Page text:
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Scammer Accountability Begins with Ending Victim Blaming

VIDEO: Here’s Why Words Matter to Fraud Victims

Scammers steal billions of dollars from consumers every year. The impact can be financially and emotionally devastating for victims, especially older ones, and their families.

Magnifying their devastation is something that victims of other crimes don’t typically experience: shame. We blame when we ask how they got "duped," or how much money they "gave" the scammer. Even victims ― when they aren't too ashamed to discuss their experience ― blame themselves when describing the crime.

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Nobody is immune to fraud, which is growing more pervasive and sophisticated. Fraud victims deserve the dignity and sympathy we grant people who experience other kinds of crimes.

spinner image Kate Kleinert experienced a devastating romance scam and now speaks out for survivors.

Fraud Survivor Advocates for Change

Kate Kleinert, who experienced an online romance scam, describes the financial and emotional devastation of this crime. Despite initially feeling embarrassed by her experience, she says attitudes about people who are targeted by scams need to change. She is now a victims’ advocate, bravely sharing her story and helping to fight fraud.

Watch her story here 

Let’s direct the blame where it belongs: on the criminal.  

The AARP Fraud Watch Network is spearheading a nationwide campaign to change the victim-blaming narrative. We are engaging a wide range of audiences to help them understand that language matters and to ask for their help in their own communications.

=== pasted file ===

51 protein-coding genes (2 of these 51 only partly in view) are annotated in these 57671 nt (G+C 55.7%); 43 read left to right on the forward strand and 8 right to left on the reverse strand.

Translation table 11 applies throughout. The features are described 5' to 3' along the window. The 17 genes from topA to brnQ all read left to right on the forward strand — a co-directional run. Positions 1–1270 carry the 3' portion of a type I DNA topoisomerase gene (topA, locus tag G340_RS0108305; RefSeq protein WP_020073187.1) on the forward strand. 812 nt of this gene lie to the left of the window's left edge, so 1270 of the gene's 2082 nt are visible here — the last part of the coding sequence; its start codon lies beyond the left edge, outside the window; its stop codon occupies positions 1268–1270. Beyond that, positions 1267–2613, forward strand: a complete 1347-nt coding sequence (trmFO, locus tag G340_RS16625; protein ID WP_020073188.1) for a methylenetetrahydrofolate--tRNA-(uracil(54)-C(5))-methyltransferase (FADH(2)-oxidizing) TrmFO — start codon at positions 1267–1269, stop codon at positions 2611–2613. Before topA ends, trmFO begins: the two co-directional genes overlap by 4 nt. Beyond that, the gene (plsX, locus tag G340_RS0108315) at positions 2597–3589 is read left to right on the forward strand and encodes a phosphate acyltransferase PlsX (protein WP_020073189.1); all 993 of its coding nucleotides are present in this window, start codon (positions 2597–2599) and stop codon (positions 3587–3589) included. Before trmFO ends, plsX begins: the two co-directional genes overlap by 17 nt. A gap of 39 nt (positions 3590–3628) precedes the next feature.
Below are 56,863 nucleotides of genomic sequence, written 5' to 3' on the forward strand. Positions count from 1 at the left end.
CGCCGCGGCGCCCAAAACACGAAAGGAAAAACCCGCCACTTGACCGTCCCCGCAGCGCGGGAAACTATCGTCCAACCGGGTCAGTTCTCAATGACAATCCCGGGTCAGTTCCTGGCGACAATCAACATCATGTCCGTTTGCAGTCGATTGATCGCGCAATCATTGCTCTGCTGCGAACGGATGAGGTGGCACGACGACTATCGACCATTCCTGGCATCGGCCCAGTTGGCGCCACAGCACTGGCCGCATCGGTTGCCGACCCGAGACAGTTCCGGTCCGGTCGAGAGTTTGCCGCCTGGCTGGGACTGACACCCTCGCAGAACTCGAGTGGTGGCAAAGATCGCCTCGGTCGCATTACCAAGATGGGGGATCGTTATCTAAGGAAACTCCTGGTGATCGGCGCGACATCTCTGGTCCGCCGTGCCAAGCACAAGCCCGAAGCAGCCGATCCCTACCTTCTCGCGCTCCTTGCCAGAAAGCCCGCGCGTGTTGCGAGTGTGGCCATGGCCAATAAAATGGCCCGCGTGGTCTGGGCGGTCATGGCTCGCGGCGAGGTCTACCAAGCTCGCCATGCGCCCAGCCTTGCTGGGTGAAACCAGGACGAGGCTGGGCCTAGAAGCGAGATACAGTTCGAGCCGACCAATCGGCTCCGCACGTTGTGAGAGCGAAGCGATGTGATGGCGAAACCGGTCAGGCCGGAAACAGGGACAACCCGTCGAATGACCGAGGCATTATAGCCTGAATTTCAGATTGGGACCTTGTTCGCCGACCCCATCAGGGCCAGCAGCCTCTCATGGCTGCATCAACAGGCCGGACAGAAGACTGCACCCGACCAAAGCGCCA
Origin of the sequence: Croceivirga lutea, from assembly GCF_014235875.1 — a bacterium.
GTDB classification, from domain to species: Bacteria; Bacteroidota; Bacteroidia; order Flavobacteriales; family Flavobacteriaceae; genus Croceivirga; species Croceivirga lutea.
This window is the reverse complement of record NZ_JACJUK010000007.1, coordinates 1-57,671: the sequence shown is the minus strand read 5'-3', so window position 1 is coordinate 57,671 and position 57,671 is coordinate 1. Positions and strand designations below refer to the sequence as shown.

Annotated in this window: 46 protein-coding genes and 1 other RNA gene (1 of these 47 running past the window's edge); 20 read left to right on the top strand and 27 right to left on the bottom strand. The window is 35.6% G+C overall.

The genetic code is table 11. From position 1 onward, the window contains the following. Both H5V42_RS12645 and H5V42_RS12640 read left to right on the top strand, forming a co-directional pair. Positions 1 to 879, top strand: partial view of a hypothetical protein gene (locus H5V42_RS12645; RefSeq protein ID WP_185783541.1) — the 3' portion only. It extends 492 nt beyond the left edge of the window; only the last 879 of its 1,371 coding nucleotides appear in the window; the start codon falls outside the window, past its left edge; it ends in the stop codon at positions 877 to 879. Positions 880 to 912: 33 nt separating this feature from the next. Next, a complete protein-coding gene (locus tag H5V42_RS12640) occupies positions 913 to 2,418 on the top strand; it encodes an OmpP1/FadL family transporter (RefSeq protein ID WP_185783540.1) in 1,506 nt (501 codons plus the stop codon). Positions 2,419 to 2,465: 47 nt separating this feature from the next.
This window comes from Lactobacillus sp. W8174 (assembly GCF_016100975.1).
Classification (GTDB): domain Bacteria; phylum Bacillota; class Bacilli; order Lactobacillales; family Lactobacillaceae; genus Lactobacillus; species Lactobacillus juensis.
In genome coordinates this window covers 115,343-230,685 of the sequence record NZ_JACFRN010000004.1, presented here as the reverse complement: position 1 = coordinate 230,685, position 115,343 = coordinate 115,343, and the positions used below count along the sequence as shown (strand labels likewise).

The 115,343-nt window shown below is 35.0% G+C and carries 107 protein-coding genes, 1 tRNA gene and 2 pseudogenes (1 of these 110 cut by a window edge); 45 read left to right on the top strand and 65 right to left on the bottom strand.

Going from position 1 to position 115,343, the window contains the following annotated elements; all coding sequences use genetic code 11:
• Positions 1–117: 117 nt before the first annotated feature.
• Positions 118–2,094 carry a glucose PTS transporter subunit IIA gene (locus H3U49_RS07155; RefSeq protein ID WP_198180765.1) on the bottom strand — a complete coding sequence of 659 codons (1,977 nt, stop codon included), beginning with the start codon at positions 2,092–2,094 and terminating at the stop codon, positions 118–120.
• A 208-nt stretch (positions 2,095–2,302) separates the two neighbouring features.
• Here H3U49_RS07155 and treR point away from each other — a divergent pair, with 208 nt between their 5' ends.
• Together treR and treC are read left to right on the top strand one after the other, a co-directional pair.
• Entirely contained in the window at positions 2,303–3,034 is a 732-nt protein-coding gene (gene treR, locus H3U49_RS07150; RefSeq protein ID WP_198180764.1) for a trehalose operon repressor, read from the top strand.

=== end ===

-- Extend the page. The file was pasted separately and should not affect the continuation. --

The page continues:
Changing how we talk about fraud can help change the way we think about it. The effects could be profound: Victims would be more willing to report these crimes, and the criminal justice system and policymakers would be motivated to fight harder to meaningfully combat fraud. Billions of dollars would stay in our economy, and victims could get justice.

Send us an email if you’d like to talk about how, together, we can change the face of fraud.

Let's Talk About How We Talk About Fraud

In this TedX Talk, Kathy Stokes, director of fraud prevention at AARP Fraud Watch Network, challenges the way victims of fraud are contextualized and often blamed for falling prey to sophisticated crime networks. Stokes shares stories and offers ways we can reframe the shame that often accompanies becoming a victim to fraud and how we can all be more aware and supportive. View the full video here and see a preview below.

VIDEO: Let's Talk About How We Talk About Fraud

Changing the Narrative

AARP Report: Blame and Shame in the Context of Financial Fraud
A Movement to Change Our Societal Response to a Rampant and Growing Crime:

The Perfect Scam Podcast

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